Sand hockey, or “mokhacha” in the local Hassani Arabic dialect, is a favorite pastime for nomads in Moroccan desserts, according to France 24.
This sport shares similarities with field and ice hockey but is played barefoot and instills the use of palm wood sticks.
The participants at the recent International Nomads Festival in M’hamid El Ghizlane embraced their heritage and showcased this Saharan tradition, playing in traditional attire under the desert sun. With passionate fans cheering them on, the players left their mark on the sandy pitch, once a bustling stop on the legendary Timbuktu caravan route. Donning the iconic daraa tunics and cheche cloth turbans, the two teams clashed in a thrilling sand hockey showdown on May 1st, joining other festivities that celebrated the rich culture of song, dance, and desert traditions.
Rachid Laghouanm, who heads an association dedicated to preserving traditional sports and games in M’hamid El Ghizlane, emphasized the significance of sand hockey as a treasured part of their ancestral heritage. He stressed the importance of safeguarding the game from fading into oblivion, with efforts to raise awareness through organized competitions and player engagement.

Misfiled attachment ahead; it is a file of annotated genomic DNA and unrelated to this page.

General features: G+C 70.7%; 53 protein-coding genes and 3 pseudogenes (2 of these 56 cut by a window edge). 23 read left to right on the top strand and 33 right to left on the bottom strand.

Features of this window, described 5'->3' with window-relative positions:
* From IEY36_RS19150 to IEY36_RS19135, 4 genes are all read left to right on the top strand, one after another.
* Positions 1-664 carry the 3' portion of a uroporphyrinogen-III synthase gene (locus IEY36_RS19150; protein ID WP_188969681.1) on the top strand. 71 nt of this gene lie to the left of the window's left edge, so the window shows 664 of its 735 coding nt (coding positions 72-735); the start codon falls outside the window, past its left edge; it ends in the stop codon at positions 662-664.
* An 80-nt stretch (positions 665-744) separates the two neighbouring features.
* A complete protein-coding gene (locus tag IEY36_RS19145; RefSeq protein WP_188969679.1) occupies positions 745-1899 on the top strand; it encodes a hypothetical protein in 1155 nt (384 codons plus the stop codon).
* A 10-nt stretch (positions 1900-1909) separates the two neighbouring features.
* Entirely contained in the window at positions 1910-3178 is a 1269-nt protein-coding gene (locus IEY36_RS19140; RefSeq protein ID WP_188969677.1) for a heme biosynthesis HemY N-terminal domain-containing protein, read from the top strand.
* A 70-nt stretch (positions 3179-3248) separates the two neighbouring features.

Sand hockey has existed for as long as any other form of hockey, and according to the UK-based Hockey Museum, dates “back over hundreds of years…” and “…is almost unchanged, to this day.” While the exact origins of hockey remain a mystery, one thing is certain, the nomads had no clue that Westerners had their own version of the game.
So, if you ever find yourself near the Sahara, keep an eye out for these intrepid nomads and their sand hockey antics. It’s a sight that will leave you marveling at the resilience of tradition and the sheer fun of this unique sport.